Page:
There is no justification for what happened at court last Friday as court pronounced itself in the infamous Stella Nyanzi case. We believe however that the Law will catch and handle those that stepped out of line within the prescribed and legal ways. We hope so anyway.

The incident at Buganda Road Chief Magistrate’s court however is part of the growing evidence of the power of coercion in Uganda. A look at the history of judicial process in Uganda proves this.

Last week’s incident draw our attention to what common citizens perceive the courts as regards their duty to dispense and officiate justice. Ugandan have for a long time weathered injustice being rubber stamped by the courts. We have several incidents to show for this; When Dr. Besigye was given court bail in 2005, Mr. Museveni reversed the order and sent black mambas to rearrest him in 2005,  in 2018, AIGP Kaweesi murder suspects were also rearrested by plain clothed men despite obtaining bail . In 2015, a section of Kale Kayihura loyalists under Kitatta’s command stormed Makindye court and threatened to beat up the city Lord Mayor, Erias Lukwago.

In a 2005 article by The Observer, Gen. Sejusa was quoted telling judges to back off since they were dead asleep as he and other NRA fighters were in the bush fighting. The ensuing Gen. Tumwiine’s belittlement of the parliamentary legal affairs committee is itself a manifestation of abuse of the legal system.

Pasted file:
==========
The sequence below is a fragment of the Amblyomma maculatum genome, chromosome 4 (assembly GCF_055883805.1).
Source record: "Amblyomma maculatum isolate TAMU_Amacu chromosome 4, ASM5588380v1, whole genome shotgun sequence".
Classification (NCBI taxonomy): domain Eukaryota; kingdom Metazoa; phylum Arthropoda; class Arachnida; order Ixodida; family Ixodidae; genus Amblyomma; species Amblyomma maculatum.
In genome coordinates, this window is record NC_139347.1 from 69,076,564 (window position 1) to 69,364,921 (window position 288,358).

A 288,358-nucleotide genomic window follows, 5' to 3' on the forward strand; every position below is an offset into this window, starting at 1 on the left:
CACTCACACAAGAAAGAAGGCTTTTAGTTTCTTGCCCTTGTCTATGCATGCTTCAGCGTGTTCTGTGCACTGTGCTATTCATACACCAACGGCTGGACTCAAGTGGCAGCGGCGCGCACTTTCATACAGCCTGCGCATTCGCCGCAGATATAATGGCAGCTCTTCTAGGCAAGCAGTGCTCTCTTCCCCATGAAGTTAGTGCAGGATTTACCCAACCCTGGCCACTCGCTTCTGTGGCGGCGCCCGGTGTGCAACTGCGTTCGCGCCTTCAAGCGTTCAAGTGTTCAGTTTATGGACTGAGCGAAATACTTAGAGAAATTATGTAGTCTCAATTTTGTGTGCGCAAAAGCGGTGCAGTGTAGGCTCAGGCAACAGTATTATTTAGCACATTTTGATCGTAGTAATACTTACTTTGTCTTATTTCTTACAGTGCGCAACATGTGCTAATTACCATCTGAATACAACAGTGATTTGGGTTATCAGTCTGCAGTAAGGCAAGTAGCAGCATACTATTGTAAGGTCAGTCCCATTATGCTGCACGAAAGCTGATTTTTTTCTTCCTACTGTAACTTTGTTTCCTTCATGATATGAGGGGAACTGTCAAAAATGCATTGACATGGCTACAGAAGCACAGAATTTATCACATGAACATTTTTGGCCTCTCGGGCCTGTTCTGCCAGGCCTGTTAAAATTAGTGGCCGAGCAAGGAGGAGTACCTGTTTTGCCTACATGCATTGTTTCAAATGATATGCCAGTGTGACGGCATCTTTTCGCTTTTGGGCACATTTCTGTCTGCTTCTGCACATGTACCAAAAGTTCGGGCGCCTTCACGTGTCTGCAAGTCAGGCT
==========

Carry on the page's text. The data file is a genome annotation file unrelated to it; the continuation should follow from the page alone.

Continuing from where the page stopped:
All these show that the architects of the system themselves (Mr. Museveni and crew) have also made a vote of no confidence in the institutions of the country including the judiciary. What would one expect of the common civilian who pelted Gladys Kamasanyu with water bottles?

Should they respect court after seeing all these precedents set by those in power. One cannot place double standards.  If courts have also relegated themselves into money making ventures succumbing to whatever Museveni has to offer them then citizens have no choice but lose hope in the temples of justice.

In the 2016 presidential petition placed in by former presidential candidate and ‘Go Forward’ leader, John Patrick Amama Mbabazi court again exhibited weaknesses. The court said that much as the election was rigged, the fraud was not substantial to alter final results.  The Ugandan court ironically in simple terms said, “Yes you stole the money but it’s just 20,000 shillings not a million as Mr. X says”.

Therefore, while the judiciary calls for respect and protection, they need to cast a light into their own conduct and the conduct of their appointing authority; the NRA/NRM regime.

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